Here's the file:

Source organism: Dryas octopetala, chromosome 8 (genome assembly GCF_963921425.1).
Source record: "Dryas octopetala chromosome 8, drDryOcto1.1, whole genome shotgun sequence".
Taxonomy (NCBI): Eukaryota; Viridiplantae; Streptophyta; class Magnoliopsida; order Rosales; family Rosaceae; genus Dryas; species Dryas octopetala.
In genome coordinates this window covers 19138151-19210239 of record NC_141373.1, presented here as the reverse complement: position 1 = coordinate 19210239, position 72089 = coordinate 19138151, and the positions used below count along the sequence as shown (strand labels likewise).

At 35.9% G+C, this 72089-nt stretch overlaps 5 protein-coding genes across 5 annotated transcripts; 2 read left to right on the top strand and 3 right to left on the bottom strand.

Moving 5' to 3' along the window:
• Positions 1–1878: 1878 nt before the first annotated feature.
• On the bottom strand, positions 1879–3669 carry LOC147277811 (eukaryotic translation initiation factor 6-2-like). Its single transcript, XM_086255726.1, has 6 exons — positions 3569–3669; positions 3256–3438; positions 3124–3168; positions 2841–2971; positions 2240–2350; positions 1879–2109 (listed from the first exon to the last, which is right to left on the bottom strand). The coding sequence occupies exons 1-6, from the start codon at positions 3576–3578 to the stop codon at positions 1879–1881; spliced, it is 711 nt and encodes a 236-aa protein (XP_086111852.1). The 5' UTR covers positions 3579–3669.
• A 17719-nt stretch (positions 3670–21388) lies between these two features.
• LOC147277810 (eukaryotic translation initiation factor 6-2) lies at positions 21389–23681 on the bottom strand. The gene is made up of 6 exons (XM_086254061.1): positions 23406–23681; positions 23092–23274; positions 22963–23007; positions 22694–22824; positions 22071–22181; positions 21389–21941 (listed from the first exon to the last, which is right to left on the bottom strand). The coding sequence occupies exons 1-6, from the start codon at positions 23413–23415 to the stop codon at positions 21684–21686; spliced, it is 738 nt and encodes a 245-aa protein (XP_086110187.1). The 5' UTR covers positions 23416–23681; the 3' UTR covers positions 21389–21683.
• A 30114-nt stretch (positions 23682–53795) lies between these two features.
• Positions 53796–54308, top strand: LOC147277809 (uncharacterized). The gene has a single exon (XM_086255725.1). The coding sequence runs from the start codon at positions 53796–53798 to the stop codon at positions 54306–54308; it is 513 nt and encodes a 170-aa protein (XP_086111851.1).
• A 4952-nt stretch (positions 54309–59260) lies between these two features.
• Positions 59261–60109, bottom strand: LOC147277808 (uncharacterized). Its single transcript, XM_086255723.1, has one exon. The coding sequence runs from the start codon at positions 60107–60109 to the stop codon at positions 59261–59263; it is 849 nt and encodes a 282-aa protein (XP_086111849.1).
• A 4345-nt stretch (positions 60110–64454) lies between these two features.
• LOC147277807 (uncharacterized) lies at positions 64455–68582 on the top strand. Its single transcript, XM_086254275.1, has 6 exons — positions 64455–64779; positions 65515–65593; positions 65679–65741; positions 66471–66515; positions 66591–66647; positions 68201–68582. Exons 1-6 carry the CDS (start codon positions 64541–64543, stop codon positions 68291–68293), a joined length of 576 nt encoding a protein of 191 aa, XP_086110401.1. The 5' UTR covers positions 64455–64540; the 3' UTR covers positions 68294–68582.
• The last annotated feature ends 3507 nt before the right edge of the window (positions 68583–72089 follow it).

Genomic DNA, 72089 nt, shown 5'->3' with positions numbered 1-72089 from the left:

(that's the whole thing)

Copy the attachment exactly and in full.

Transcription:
Source organism: Dryas octopetala, chromosome 8 (genome assembly GCF_963921425.1).
Source record: "Dryas octopetala chromosome 8, drDryOcto1.1, whole genome shotgun sequence".
Taxonomy (NCBI): Eukaryota; Viridiplantae; Streptophyta; class Magnoliopsida; order Rosales; family Rosaceae; genus Dryas; species Dryas octopetala.
In genome coordinates this window covers 19138151-19210239 of record NC_141373.1, presented here as the reverse complement: position 1 = coordinate 19210239, position 72089 = coordinate 19138151, and the positions used below count along the sequence as shown (strand labels likewise).

At 35.9% G+C, this 72089-nt stretch overlaps 5 protein-coding genes across 5 annotated transcripts; 2 read left to right on the top strand and 3 right to left on the bottom strand.

Moving 5' to 3' along the window:
• Positions 1–1878: 1878 nt before the first annotated feature.
• On the bottom strand, positions 1879–3669 carry LOC147277811 (eukaryotic translation initiation factor 6-2-like). Its single transcript, XM_086255726.1, has 6 exons — positions 3569–3669; positions 3256–3438; positions 3124–3168; positions 2841–2971; positions 2240–2350; positions 1879–2109 (listed from the first exon to the last, which is right to left on the bottom strand). The coding sequence occupies exons 1-6, from the start codon at positions 3576–3578 to the stop codon at positions 1879–1881; spliced, it is 711 nt and encodes a 236-aa protein (XP_086111852.1). The 5' UTR covers positions 3579–3669.
• A 17719-nt stretch (positions 3670–21388) lies between these two features.
• LOC147277810 (eukaryotic translation initiation factor 6-2) lies at positions 21389–23681 on the bottom strand. The gene is made up of 6 exons (XM_086254061.1): positions 23406–23681; positions 23092–23274; positions 22963–23007; positions 22694–22824; positions 22071–22181; positions 21389–21941 (listed from the first exon to the last, which is right to left on the bottom strand). The coding sequence occupies exons 1-6, from the start codon at positions 23413–23415 to the stop codon at positions 21684–21686; spliced, it is 738 nt and encodes a 245-aa protein (XP_086110187.1). The 5' UTR covers positions 23416–23681; the 3' UTR covers positions 21389–21683.
• A 30114-nt stretch (positions 23682–53795) lies between these two features.
• Positions 53796–54308, top strand: LOC147277809 (uncharacterized). The gene has a single exon (XM_086255725.1). The coding sequence runs from the start codon at positions 53796–53798 to the stop codon at positions 54306–54308; it is 513 nt and encodes a 170-aa protein (XP_086111851.1).
• A 4952-nt stretch (positions 54309–59260) lies between these two features.
• Positions 59261–60109, bottom strand: LOC147277808 (uncharacterized). Its single transcript, XM_086255723.1, has one exon. The coding sequence runs from the start codon at positions 60107–60109 to the stop codon at positions 59261–59263; it is 849 nt and encodes a 282-aa protein (XP_086111849.1).
• A 4345-nt stretch (positions 60110–64454) lies between these two features.
• LOC147277807 (uncharacterized) lies at positions 64455–68582 on the top strand. Its single transcript, XM_086254275.1, has 6 exons — positions 64455–64779; positions 65515–65593; positions 65679–65741; positions 66471–66515; positions 66591–66647; positions 68201–68582. Exons 1-6 carry the CDS (start codon positions 64541–64543, stop codon positions 68291–68293), a joined length of 576 nt encoding a protein of 191 aa, XP_086110401.1. The 5' UTR covers positions 64455–64540; the 3' UTR covers positions 68294–68582.
• The last annotated feature ends 3507 nt before the right edge of the window (positions 68583–72089 follow it).

Genomic DNA, 72089 nt, shown 5'->3' with positions numbered 1-72089 from the left: